Astrology by Hand Week 30

What We Forgot

Last week, I discussed the growth of astrology in the twentieth century and how we got to where we are. I mentioned three phases of this revival: 1) the spiritual-religious-philosophical, 2) the growth of new methods and uses for astrology and 3) the revival of the study of older forms of astrology. These are given in the approximate order in which they happened. But I would like to suggest that phase three should have been the first phase. Then the spiritual-religious-philosophical revival and the evolution of the new systems might have happened with knowledge of at least the practice of the older forms of astrology. Of all of these twentieth century new schools of thought, only the sidereal school of Fagan and Allan made any attempt to do research into ancient astrology, although not in a systematic way.

The result of this is that modern astrology has evolved quite ignorant of its traditions. As the traditions have been rediscovered, some tension has built up between modernists and traditionalists. The modernists argue, incorrectly, that astrology ”evolved” to where it is now and represents ”progress” over the traditions. The traditionalists argue, incorrectly as well, that all of the innovation of modern astrology is out of accord with tradition and, therefore, bogus.

I think that the reader can see that if phase three had happened before phases one and two, we would have less of a problem. Of course, some might argue that an earlier recovery of the traditions would have stifled innovation in the twentieth century. But being as closely involved with the recovery of the traditions as I have been, I have to say that I have experienced no such stifling. Traditional material easily points to new and modern understandings. But I will admit that there are some traditionalists who favor a very ”retro” view of the way astrology should be.

The main point is simple. Intelligent innovation based on a thorough technical and philosophical understanding of the traditions would make astrology evolve more like a science, gradually getting better at what it is supposed to do. Innovation based on ignorance of tradition simply creates change without progress. And holding on to the past for dear life would leave astrology exactly where it was in 1700, isolated, intellectually cut off and increasingly irrelevant, despite whatever actual merit it might possess. I hope I have made my position clear.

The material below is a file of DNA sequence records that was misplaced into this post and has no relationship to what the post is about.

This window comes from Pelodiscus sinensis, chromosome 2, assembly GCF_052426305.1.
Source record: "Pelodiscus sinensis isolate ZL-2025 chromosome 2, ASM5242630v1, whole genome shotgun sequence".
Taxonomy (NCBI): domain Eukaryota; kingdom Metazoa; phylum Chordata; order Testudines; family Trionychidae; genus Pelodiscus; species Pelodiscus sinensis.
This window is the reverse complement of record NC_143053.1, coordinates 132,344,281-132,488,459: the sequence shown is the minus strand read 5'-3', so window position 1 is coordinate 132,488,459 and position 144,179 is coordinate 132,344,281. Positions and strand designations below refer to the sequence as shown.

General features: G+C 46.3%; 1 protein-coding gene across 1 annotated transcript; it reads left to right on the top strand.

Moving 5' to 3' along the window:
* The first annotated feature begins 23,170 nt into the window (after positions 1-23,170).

Modernists’ Problems with Traditional Astrology

The most common complaint about traditional Western astrology is that it is very negative and gloomy. The two passages that I picked from Schoener in week 27 illustrate that point. One forecasts poverty for the native’s father; the other forecasts imprisonment. And if one looks at the general nature of the predictions assigned to various combinations, there do seem to be more bad ones than good. However, it is also true that there are some very good ones. Here is another one from Schoener:

"With the Sun in a diurnal geniture (daytime birth) in his own exaltation, and the Moon in a nocturnal geniture (night birth) in her own exaltation, in the Ascendant, or Midheaven…this designates a kingship for the native."

This is not the kind of indication that one would expect to find in a modern text. In fact, while many astrologers seem to have some idea of what would constitute the birth chart of important persons, there are not very many modern texts (in fact none come to mind) that even deal with this kind of thing. Both the good and the gloomy forecasts are all different from the sort of thing that we would expect to find in an astrology book.

Why are the old books like this? Well, why are modern books the way they are? It’s simple. Astrologers, like all others who provide a service, try to provide something of value to the client. In both cases, this is reflected in the texts of the times. Modern clients are often of a new age bent and so those interests are the ones that we try to serve. It is when a modern client actually wants information about wealth or poverty, success or failure and things of this sort, that most modern astrologers are more at a loss. We don’t have the tools. (By the way, I believe we do much better with relationship astrology than our forebears. They lived in a world of arranged marriages where happiness between the people in the couple was not a major priority.) The clients of typical astrologers in olden days were nobility, or at least very wealthy people. The first clearly documented example we have of an astrologer for the general public is William Lilly in the seventeenth century.

The main point of all of this is simple. I believe that traditional astrology focused on the things that it did because of the clientele. It was not a function of its basic nature. Can traditional astrology fulfill modern needs with its methods? Absolutely! I will begin to show how next week.



Rob Hand, author of Planets in Transit and other works, is now involved in the translation and publication of texts regarding ancient and medieval astrology through ARHAT Media Inc.

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